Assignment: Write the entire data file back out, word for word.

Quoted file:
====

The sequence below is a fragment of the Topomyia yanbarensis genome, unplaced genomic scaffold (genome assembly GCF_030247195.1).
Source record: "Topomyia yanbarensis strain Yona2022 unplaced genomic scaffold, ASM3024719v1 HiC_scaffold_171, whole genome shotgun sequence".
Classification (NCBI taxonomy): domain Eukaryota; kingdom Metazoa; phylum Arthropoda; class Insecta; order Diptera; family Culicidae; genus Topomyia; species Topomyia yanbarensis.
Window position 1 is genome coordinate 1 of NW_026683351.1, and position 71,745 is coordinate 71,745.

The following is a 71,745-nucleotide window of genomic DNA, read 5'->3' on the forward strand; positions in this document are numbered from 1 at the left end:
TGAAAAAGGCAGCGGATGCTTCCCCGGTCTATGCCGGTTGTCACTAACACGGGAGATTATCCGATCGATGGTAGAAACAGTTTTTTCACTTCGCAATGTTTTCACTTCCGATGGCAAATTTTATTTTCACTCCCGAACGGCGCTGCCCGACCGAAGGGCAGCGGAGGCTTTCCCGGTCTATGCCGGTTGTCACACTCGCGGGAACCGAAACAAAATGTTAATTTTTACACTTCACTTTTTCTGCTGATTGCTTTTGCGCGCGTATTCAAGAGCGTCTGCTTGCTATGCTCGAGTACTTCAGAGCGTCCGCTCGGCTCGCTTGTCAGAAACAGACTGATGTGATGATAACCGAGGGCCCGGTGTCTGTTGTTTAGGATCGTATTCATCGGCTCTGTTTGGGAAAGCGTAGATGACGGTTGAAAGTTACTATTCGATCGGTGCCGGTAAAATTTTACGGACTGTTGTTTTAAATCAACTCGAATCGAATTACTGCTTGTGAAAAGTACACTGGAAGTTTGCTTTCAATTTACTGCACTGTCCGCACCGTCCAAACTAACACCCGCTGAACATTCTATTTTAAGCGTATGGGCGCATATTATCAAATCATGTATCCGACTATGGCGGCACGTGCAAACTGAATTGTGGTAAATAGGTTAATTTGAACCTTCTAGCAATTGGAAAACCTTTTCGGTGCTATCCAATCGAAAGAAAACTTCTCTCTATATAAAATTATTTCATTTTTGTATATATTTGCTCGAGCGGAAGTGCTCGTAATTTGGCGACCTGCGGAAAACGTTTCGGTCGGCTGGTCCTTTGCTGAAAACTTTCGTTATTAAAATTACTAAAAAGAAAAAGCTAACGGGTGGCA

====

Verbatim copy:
The sequence below is a fragment of the Topomyia yanbarensis genome, unplaced genomic scaffold (genome assembly GCF_030247195.1).
Source record: "Topomyia yanbarensis strain Yona2022 unplaced genomic scaffold, ASM3024719v1 HiC_scaffold_171, whole genome shotgun sequence".
Classification (NCBI taxonomy): domain Eukaryota; kingdom Metazoa; phylum Arthropoda; class Insecta; order Diptera; family Culicidae; genus Topomyia; species Topomyia yanbarensis.
Window position 1 is genome coordinate 1 of NW_026683351.1, and position 71,745 is coordinate 71,745.

The following is a 71,745-nucleotide window of genomic DNA, read 5'->3' on the forward strand; positions in this document are numbered from 1 at the left end:
TGAAAAAGGCAGCGGATGCTTCCCCGGTCTATGCCGGTTGTCACTAACACGGGAGATTATCCGATCGATGGTAGAAACAGTTTTTTCACTTCGCAATGTTTTCACTTCCGATGGCAAATTTTATTTTCACTCCCGAACGGCGCTGCCCGACCGAAGGGCAGCGGAGGCTTTCCCGGTCTATGCCGGTTGTCACACTCGCGGGAACCGAAACAAAATGTTAATTTTTACACTTCACTTTTTCTGCTGATTGCTTTTGCGCGCGTATTCAAGAGCGTCTGCTTGCTATGCTCGAGTACTTCAGAGCGTCCGCTCGGCTCGCTTGTCAGAAACAGACTGATGTGATGATAACCGAGGGCCCGGTGTCTGTTGTTTAGGATCGTATTCATCGGCTCTGTTTGGGAAAGCGTAGATGACGGTTGAAAGTTACTATTCGATCGGTGCCGGTAAAATTTTACGGACTGTTGTTTTAAATCAACTCGAATCGAATTACTGCTTGTGAAAAGTACACTGGAAGTTTGCTTTCAATTTACTGCACTGTCCGCACCGTCCAAACTAACACCCGCTGAACATTCTATTTTAAGCGTATGGGCGCATATTATCAAATCATGTATCCGACTATGGCGGCACGTGCAAACTGAATTGTGGTAAATAGGTTAATTTGAACCTTCTAGCAATTGGAAAACCTTTTCGGTGCTATCCAATCGAAAGAAAACTTCTCTCTATATAAAATTATTTCATTTTTGTATATATTTGCTCGAGCGGAAGTGCTCGTAATTTGGCGACCTGCGGAAAACGTTTCGGTCGGCTGGTCCTTTGCTGAAAACTTTCGTTATTAAAATTACTAAAAAGAAAAAGCTAACGGGTGGCA